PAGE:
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Welcome to the Encyclopedia of Science Fiction, Fourth Edition. Some sample entries appear below. Click here for the Introduction; here for the masthead; here for Acknowledgments; here for the FAQ; here for advice on citations. Find entries via the search box above (more details here) or browse the menu categories in the grey bar at the top of this page.

Site updated on 21 May 2024
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Franklin, H Bruce

(1934-2024) US critic and academic, a cultural historian in various positions at Stanford University from 1961, in that year giving one of the earliest university courses in sf in the USA. In 1972, despite holding tenure, he was dismissed by Stanford for making speeches allegedly inciting students to riot against the university's involvement in the Vietnam War – a case well known to those interested in questions of academic freedom. He became full professor, again with tenure, at Rutgers ...

Montague, Charles Howard

(1858-1889) US editor, journalist and author whose Two Strokes of the Bell: A Strange Story (1886) deals melodramatically with Amnesia in a supernatural frame. Of more sf interest is The Doctor's Mistake: Or What Myrta Saw: An Experiment with a Life (1888) with Clement Milton Hammond, where a complexly melodramatic plot – at least one Reincarnation seems to ...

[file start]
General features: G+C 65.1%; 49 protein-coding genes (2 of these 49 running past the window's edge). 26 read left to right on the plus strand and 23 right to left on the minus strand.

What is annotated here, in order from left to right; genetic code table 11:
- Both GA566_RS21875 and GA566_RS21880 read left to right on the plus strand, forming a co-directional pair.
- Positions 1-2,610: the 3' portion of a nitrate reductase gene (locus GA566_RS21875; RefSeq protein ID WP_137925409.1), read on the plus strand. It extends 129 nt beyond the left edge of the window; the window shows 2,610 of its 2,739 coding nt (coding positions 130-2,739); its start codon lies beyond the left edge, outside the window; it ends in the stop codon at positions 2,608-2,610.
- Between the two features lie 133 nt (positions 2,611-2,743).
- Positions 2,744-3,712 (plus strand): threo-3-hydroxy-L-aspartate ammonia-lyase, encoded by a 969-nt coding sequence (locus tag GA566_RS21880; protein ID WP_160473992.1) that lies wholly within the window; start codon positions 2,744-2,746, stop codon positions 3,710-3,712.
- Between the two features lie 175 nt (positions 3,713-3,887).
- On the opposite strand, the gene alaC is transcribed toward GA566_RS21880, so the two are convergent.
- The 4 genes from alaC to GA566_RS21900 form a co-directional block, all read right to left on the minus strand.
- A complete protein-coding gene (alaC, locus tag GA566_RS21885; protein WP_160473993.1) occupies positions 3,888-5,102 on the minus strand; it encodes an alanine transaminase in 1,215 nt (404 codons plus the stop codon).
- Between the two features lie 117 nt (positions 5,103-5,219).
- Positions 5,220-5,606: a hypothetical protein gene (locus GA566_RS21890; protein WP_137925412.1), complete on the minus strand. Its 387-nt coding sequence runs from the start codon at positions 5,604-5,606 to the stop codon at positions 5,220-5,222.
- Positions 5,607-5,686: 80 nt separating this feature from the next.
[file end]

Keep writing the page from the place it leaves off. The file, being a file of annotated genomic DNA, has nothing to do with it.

Hinton, C H

(1853-1907) UK author, in Japan from 1887 (subsequent to an 1886 conviction and three-day sentence for bigamy) and in the USA from 1892. He began publishing work of speculative interest with What Is the Fourth Dimension? (Michaelmas 1880 Dublin University Magazine; 1884 chap), which was assembled with eight further essays and stories about the fourth and other Dimensions in space and time: five altogether in the first series of ...

Science Fiction League

Launched April 1934 by Charles D Hornig and Hugo Gernsback through Wonder Stories, the Science Fiction League was the first and most successful of several professionally sponsored sf organizations. The formation of local chapters in the USA, Australia, and the UK brought sf readers together and provided a firm foundation for present-day sf Fandom; in ...

Barker, Arthur W

(?   -?   ) US author of The Light from Sealonia (1927), a Lost World novel set in a deep valley near the North Pole; two opposing civilizations inhabit the cleft, both boasting high Technology, Utopian Sealonia containing fair-skinned abstemious descendants of the Lost Tribes of Israel, Nodolia containing dark-skinned hedonists descended from Cain and his ilk ...

Langford, David

(1953-    ) UK author, critic, editor, publisher and sf fan, in the latter capacity recipient of 21 Hugo awards for fan writing – some of the best of his several hundred pieces are assembled as Let's Hear It for the Deaf Man (coll 1992 chap US; much exp vt The Silence of the Langford 1996; exp 2015 ebook) as Dave Langford, edited by Ben Yalow – plus five Best Fanzine Hugos ...



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